How did your previous experience prepare you for your current venture? In what ways were you unprepared?
We all went to liberal arts school. We learned how to think, how to learn and how to teach ourselves, which I think is the best skill that you get out of that type of education. I majored in Philosophy, Bianca studied GIS, Georgia Grace studied Economics and Politics. None of us had a background in manufacturing, and that was definitely our biggest gap coming into it. After working with lawyers and seamstresses around Vermont, we’d come up with the design that we wanted to patent but we didn’t know how to turn that into something that would be available for people to purchase. We were able to overcome that through a lot of research, partly through trial and error, and by hiring a designer based in New York who could help us prototype and figure out how the size gradings should work and all of that. We worked with a factory that was very helpful when it came to prototyping and helping us figure out exactly what we wanted.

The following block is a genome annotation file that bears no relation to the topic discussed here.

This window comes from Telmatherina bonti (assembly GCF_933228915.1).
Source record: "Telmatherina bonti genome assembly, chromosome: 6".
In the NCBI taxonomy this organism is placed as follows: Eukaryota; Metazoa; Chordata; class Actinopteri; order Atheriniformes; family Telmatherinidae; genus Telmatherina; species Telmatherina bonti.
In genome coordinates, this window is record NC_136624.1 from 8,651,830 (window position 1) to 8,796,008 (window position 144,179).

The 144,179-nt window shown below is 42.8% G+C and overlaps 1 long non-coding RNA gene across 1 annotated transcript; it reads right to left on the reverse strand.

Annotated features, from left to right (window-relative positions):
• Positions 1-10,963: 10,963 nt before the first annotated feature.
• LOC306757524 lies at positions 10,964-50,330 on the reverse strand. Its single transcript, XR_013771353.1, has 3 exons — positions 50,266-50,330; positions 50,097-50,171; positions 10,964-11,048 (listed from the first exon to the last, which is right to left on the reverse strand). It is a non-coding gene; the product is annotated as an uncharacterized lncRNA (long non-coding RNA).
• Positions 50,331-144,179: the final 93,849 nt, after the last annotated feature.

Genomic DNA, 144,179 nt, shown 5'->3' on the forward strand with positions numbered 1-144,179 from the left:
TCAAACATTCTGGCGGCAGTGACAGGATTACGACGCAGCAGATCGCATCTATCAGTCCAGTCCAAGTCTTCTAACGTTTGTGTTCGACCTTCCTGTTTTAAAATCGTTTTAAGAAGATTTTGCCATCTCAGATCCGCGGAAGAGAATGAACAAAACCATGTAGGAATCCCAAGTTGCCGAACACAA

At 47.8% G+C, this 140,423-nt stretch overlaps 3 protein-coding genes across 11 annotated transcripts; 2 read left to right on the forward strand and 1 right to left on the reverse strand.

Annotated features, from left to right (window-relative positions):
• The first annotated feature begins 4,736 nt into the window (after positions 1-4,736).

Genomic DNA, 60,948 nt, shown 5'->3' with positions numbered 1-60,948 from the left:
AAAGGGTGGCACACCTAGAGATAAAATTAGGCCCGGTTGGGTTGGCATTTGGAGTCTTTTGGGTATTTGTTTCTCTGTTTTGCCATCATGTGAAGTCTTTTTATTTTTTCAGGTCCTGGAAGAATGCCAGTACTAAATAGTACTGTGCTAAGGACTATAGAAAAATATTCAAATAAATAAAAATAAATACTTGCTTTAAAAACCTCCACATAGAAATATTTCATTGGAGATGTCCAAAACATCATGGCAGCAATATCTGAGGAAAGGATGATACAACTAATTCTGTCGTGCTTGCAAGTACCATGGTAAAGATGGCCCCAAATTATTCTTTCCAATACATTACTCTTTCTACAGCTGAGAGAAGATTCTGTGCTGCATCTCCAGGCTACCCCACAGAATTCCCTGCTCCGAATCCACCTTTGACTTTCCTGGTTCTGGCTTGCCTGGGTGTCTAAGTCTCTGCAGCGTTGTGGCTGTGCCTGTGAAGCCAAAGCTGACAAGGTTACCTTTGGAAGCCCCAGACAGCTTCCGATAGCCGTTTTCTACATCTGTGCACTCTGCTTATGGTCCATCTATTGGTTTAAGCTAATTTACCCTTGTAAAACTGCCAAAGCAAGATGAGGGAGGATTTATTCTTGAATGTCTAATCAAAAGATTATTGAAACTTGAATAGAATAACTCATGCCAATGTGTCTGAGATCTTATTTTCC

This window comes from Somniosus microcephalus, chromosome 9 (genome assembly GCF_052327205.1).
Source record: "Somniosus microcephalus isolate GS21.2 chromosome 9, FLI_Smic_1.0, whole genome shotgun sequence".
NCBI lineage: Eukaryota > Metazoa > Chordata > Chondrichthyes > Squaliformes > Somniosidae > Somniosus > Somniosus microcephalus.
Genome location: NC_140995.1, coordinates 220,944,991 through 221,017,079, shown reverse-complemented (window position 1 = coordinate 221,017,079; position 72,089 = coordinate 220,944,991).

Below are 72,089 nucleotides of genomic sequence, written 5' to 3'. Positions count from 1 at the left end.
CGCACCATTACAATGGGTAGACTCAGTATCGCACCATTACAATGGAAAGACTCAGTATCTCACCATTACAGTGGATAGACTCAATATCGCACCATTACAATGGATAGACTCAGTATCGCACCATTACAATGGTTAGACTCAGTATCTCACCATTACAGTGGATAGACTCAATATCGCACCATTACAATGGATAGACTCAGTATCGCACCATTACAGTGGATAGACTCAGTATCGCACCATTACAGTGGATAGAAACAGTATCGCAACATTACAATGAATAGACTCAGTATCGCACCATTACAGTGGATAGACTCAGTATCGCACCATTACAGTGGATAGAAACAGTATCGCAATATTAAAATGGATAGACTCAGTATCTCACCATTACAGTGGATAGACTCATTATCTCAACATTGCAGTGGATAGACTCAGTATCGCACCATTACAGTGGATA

After you had the idea what were the next steps?  
The IP aspect was a big challenge for us. We were very unclear about whether we needed to be making the product or selling it first, so that we have the capital to pay for the patents, or if we needed to patent everything first before we sold any units. We figured that out through trial and error and talking to lawyers. We ended up handling the IP first and perfecting the design. We launched through a crowdfunding campaign. We took pre-orders before we had made the product, and that was very helpful for us, because we didn’t have to put in many thousands of dollars to create a product that we weren’t sure people wanted. We also knew how much of each size we needed, and we could also use that data to predict what sizes we should make for the next run of product. 

Did the idea evolve as things progressed?